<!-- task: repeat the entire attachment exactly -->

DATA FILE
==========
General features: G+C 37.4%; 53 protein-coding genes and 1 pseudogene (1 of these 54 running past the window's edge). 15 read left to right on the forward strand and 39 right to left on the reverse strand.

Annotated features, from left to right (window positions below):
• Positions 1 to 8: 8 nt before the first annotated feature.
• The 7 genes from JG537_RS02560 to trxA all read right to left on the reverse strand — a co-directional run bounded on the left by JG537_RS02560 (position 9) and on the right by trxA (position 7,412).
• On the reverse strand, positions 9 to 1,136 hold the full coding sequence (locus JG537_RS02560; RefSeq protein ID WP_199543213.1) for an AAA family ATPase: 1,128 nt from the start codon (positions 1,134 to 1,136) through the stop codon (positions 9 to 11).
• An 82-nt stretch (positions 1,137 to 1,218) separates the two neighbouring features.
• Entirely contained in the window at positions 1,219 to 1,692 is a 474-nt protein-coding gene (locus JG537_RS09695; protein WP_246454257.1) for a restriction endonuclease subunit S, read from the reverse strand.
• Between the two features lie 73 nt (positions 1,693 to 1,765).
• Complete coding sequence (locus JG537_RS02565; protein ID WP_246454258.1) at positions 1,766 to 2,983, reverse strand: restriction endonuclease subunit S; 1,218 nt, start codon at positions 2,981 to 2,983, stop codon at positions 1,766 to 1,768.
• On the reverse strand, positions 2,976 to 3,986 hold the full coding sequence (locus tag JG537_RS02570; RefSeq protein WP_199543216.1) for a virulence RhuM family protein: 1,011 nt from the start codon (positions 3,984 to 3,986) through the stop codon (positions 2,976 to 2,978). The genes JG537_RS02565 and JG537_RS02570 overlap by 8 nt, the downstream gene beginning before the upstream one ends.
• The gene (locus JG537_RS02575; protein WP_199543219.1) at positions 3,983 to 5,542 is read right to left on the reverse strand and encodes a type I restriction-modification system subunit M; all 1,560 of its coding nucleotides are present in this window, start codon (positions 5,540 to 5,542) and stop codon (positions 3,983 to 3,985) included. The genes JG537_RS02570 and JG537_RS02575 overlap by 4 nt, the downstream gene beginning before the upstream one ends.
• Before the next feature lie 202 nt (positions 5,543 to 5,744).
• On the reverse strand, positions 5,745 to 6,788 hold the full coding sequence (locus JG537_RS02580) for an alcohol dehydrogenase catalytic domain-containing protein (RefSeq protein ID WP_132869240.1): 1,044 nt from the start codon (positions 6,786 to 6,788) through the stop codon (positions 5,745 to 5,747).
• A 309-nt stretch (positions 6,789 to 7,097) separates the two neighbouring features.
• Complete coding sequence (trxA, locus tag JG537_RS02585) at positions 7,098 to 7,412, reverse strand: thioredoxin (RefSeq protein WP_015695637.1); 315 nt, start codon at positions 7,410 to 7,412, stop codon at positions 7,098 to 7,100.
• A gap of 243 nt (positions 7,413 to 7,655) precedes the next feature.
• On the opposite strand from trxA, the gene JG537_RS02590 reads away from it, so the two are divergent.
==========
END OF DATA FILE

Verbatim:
General features: G+C 37.4%; 53 protein-coding genes and 1 pseudogene (1 of these 54 running past the window's edge). 15 read left to right on the forward strand and 39 right to left on the reverse strand.

Annotated features, from left to right (window positions below):
• Positions 1 to 8: 8 nt before the first annotated feature.
• The 7 genes from JG537_RS02560 to trxA all read right to left on the reverse strand — a co-directional run bounded on the left by JG537_RS02560 (position 9) and on the right by trxA (position 7,412).
• On the reverse strand, positions 9 to 1,136 hold the full coding sequence (locus JG537_RS02560; RefSeq protein ID WP_199543213.1) for an AAA family ATPase: 1,128 nt from the start codon (positions 1,134 to 1,136) through the stop codon (positions 9 to 11).
• An 82-nt stretch (positions 1,137 to 1,218) separates the two neighbouring features.
• Entirely contained in the window at positions 1,219 to 1,692 is a 474-nt protein-coding gene (locus JG537_RS09695; protein WP_246454257.1) for a restriction endonuclease subunit S, read from the reverse strand.
• Between the two features lie 73 nt (positions 1,693 to 1,765).
• Complete coding sequence (locus JG537_RS02565; protein ID WP_246454258.1) at positions 1,766 to 2,983, reverse strand: restriction endonuclease subunit S; 1,218 nt, start codon at positions 2,981 to 2,983, stop codon at positions 1,766 to 1,768.
• On the reverse strand, positions 2,976 to 3,986 hold the full coding sequence (locus tag JG537_RS02570; RefSeq protein WP_199543216.1) for a virulence RhuM family protein: 1,011 nt from the start codon (positions 3,984 to 3,986) through the stop codon (positions 2,976 to 2,978). The genes JG537_RS02565 and JG537_RS02570 overlap by 8 nt, the downstream gene beginning before the upstream one ends.
• The gene (locus JG537_RS02575; protein WP_199543219.1) at positions 3,983 to 5,542 is read right to left on the reverse strand and encodes a type I restriction-modification system subunit M; all 1,560 of its coding nucleotides are present in this window, start codon (positions 5,540 to 5,542) and stop codon (positions 3,983 to 3,985) included. The genes JG537_RS02570 and JG537_RS02575 overlap by 4 nt, the downstream gene beginning before the upstream one ends.
• Before the next feature lie 202 nt (positions 5,543 to 5,744).
• On the reverse strand, positions 5,745 to 6,788 hold the full coding sequence (locus JG537_RS02580) for an alcohol dehydrogenase catalytic domain-containing protein (RefSeq protein ID WP_132869240.1): 1,044 nt from the start codon (positions 6,786 to 6,788) through the stop codon (positions 5,745 to 5,747).
• A 309-nt stretch (positions 6,789 to 7,097) separates the two neighbouring features.
• Complete coding sequence (trxA, locus tag JG537_RS02585) at positions 7,098 to 7,412, reverse strand: thioredoxin (RefSeq protein WP_015695637.1); 315 nt, start codon at positions 7,410 to 7,412, stop codon at positions 7,098 to 7,100.
• A gap of 243 nt (positions 7,413 to 7,655) precedes the next feature.
• On the opposite strand from trxA, the gene JG537_RS02590 reads away from it, so the two are divergent.